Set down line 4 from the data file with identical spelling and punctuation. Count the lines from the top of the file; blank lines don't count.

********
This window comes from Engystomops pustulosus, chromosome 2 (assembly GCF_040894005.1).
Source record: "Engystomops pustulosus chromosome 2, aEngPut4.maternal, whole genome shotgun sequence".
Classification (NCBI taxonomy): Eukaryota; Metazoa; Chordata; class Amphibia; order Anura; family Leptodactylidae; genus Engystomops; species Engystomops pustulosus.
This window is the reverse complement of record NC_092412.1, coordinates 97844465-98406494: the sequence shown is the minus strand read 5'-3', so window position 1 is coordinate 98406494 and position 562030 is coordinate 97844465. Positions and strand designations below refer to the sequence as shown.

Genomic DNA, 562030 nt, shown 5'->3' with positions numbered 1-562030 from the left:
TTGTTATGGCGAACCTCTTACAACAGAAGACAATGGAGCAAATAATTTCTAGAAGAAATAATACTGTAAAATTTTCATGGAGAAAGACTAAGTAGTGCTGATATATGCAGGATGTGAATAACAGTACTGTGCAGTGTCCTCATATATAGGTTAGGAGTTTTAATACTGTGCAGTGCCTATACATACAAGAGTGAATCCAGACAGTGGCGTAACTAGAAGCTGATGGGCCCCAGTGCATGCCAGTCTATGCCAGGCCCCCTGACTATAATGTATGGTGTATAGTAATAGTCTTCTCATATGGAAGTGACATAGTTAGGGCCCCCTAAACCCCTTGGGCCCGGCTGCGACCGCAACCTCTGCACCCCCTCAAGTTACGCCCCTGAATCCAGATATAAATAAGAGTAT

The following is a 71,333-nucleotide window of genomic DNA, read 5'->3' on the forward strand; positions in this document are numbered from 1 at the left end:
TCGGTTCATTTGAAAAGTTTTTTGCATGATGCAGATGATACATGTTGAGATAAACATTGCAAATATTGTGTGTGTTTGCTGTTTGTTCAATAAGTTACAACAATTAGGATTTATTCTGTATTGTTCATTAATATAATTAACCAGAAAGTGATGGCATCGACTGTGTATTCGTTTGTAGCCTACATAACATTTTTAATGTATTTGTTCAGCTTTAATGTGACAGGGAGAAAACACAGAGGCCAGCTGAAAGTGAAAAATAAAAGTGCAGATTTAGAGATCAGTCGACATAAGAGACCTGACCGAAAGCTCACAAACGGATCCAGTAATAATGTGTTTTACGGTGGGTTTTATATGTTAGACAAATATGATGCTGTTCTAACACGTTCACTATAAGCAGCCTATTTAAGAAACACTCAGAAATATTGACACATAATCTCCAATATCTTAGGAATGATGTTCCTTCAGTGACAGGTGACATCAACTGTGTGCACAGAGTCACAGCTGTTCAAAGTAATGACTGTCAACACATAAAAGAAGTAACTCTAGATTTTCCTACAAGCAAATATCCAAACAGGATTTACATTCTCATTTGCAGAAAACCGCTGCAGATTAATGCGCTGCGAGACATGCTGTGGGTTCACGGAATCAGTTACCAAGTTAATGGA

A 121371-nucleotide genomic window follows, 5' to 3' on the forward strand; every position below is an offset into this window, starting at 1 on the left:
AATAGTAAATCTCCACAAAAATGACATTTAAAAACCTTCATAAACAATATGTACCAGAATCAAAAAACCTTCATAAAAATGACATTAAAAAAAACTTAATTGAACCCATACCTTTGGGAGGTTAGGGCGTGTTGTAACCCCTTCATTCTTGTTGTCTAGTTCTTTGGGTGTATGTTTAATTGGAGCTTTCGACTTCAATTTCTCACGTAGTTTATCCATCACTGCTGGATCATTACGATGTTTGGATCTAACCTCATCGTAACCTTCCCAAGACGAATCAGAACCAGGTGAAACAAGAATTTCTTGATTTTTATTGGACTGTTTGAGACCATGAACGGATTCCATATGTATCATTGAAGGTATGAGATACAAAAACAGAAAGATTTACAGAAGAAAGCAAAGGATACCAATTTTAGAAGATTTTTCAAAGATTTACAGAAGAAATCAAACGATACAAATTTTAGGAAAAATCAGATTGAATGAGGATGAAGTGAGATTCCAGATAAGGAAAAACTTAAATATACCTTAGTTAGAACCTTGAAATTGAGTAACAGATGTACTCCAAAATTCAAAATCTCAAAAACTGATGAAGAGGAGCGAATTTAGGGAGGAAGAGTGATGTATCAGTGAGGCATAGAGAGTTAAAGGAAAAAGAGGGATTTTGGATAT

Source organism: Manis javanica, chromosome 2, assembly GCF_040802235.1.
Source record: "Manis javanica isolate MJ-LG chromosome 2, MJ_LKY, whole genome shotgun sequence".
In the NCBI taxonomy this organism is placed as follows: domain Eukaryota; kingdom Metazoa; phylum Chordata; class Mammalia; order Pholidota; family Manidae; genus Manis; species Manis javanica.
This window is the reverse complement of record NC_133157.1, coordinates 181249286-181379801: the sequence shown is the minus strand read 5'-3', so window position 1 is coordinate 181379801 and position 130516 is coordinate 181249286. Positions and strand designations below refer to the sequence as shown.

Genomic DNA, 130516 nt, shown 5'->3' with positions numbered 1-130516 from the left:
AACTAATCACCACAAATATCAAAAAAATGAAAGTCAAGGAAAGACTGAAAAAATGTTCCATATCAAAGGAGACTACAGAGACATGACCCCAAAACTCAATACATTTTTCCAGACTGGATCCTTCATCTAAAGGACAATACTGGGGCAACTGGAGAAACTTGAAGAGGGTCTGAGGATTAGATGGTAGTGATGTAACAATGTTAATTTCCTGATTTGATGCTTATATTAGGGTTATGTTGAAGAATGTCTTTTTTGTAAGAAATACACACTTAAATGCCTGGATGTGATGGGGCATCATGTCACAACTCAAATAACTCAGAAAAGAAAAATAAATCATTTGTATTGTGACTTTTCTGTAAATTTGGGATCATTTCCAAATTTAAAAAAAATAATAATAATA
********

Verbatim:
This window is the reverse complement of record NC_092412.1, coordinates 97844465-98406494: the sequence shown is the minus strand read 5'-3', so window position 1 is coordinate 98406494 and position 562030 is coordinate 97844465. Positions and strand designations below refer to the sequence as shown.